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Influenza - causes, symptoms, diagnosis, treatment, pathology

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Influenza, the virus that causes the flu, is one of the most common infectious diseases.

Now, there are three types of influenza that infect humans, called type A, type B, and

type C, each one with slightly different genome and proteins.

Influenza belongs to the virus family Orthomyxoviridae - and type A and B have genomes that are made

up of eight RNA segments, whereas type C, has a seven-segment RNA genome, with each

segment containing a few genes.

Now, type A, the most common type of influenza virus, can be further subdivided based on

two of the glycoproteins on its protective envelope surface; H protein, or Hemagglutinin,

and N protein, or neuraminidase.

Hemagglutinin and Neuraminidase can vary a bit in their structure, so different versions

are identified by a number.

For example, type A subtype H3N2, sometimes just called H3N2, has hemagglutinin number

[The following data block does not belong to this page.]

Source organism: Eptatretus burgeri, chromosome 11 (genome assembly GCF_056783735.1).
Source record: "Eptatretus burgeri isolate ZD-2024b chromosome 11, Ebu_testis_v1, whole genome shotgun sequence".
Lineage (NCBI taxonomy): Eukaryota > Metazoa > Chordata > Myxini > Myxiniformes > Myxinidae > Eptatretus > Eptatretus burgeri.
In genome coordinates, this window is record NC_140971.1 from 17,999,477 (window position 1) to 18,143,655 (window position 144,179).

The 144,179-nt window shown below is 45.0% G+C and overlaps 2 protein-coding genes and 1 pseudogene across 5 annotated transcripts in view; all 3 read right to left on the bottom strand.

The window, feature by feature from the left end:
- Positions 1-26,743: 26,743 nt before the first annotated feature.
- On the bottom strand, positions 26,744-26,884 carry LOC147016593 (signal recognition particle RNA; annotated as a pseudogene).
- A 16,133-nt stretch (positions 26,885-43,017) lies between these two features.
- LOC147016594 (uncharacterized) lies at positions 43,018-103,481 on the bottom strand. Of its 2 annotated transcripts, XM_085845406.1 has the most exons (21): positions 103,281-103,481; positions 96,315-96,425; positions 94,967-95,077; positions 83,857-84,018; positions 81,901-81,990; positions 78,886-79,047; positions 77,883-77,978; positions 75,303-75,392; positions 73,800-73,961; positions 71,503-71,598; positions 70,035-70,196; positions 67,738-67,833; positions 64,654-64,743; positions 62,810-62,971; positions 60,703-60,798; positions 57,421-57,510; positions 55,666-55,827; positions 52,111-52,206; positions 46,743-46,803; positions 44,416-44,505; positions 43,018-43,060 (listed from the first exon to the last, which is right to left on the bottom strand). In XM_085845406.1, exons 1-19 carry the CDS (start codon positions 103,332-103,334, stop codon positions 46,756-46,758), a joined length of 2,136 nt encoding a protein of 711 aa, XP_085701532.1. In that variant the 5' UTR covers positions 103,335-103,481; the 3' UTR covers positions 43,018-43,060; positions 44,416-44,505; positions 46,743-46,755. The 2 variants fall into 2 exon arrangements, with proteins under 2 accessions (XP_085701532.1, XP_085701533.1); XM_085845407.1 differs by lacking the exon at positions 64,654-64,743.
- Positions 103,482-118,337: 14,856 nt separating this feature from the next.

3 and neuraminidase number 2 on its surface.

H3N2 and H1N1 are the most common type A subtypes to infect humans, but they both also infect

various animals.

To give the full name of a virus, we use the type, the original host that it came from,

the location where the virus was first identified, which is usually a city, the strain number,

the year of origin, and—for type A influenza—the subtype named by the H and N glycoproteins.

For example, an H1N1 type A flu virus of duck origin from the province of Alberta, Canada,

that is the 35th strain discovered in 1976 would be called A/duck/Alberta/35/76 (H1N1).

Type B influenza is less common, it only infects humans and doesn't mutate as often as type

A. Type B influenza only has a few types of H and N glycoproteins on its surface.

Therefore the naming pattern is similar to type A influenza without the H and N subtype

included at the end or the host type, since it only infects humans.